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Doing More Than Involving Parents

| Anne OBrien

I was recently asked to talk about the difference between parent engagement and parent involvement in public schools. Thanks to the extremely talented Larry Ferlazzo, I had some excellent answers.

Here are his words:

"When schools involve parents they are leading with their institutional self-interest and desires -- school staff are leading with their mouths. When schools engage parents they are leading with the parents' self-interests (their wants and dreams) in an effort to develop a genuine partnership. In this instance, school staff are leading with their ears.

When we're involving parents, the parent is generally directed towards completing tasks selected by the school staff -- or the parent may be a client who receives services and information.

When we're engaging parents, the parent is considered a leader or a potential leader who is integral to identifying a vision and goals. He/she encourages others to contribute their own vision to that big picture and helps perform the tasks that need to be achieved in order to reach those goals."

Of course, as Mr. Ferlazzo points out, parent involvement is not bad. It's just that sometimes engagement is better. And as with everything in education, this is not an "either/or" -- all districts/schools/teachers/parents can do both at different times.

But the question that followed in my conversation, and that often follows in these types of discussions, is what does parent engagement look like?

There is no one answer to that question. Parent engagement looks different in high schools than in elementary schools. It looks different in schools serving large populations of English learners than in schools serving mainly native English speakers. And so on. Schools have to meet parents where they are.

Engaging Conferences

Take Washington's Granger High School, where over 88 percent of students receive free or reduced price meals (more than double the state average) and over 12 percent are identified as migrant (more than six times the state average). In the past, on parent-teacher conference day teachers would sit in the gym. Parents would line up and try to talk to the teachers, getting in maybe five minutes. Just enough time for a teacher to say, "Your child is struggling in math. Help him. Next parent, please."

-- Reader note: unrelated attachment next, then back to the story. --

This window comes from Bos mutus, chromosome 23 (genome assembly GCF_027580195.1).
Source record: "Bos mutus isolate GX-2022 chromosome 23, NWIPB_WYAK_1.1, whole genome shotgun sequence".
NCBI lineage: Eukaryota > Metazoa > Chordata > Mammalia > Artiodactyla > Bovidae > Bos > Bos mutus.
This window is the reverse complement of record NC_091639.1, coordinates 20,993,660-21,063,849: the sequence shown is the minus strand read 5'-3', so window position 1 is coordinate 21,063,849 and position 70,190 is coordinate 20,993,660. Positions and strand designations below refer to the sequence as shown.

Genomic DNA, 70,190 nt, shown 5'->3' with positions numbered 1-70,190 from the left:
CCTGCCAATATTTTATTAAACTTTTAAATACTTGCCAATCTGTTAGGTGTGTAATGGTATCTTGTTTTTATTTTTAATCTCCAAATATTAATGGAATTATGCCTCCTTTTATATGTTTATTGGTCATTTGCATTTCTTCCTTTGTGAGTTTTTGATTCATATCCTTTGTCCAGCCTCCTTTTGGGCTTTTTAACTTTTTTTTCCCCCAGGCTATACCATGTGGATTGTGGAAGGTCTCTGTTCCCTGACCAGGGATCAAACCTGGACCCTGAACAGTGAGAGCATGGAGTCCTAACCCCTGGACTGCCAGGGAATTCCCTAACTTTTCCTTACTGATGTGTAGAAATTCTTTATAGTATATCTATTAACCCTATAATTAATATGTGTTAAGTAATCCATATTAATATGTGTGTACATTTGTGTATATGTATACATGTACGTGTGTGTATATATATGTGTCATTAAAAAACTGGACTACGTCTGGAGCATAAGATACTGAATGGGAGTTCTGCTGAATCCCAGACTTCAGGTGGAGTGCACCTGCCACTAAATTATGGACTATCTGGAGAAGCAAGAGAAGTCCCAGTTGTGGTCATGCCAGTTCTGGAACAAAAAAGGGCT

Not surprisingly, few parents at Granger came to these conferences. But under former principal Ricardo LeBlanc-Esparza, and continuing under current principal Paul Chartrand, the school developed a new model. Today, the school schedules individual appointments for each parent-twice a year, just like the dentist. These appointments are private, and the student comes too. So the parent, educator and student have private time to talk about what is going on with the student and to develop a strategy to help him or her improve -- a strategy that all three (parent, student, teacher) truly have a stake in.

Since the school moved to this model several years ago, parent participation in conferences has steadily increased. This school has had one hundred percent participation in parent-teacher conferences for several years in a row. And thanks in part to increasing parental engagement and awareness, the school now has on-time and extended graduation rates exceeding those of the state as a whole, despite serving a population that is significantly more disadvantaged.

Book Clubs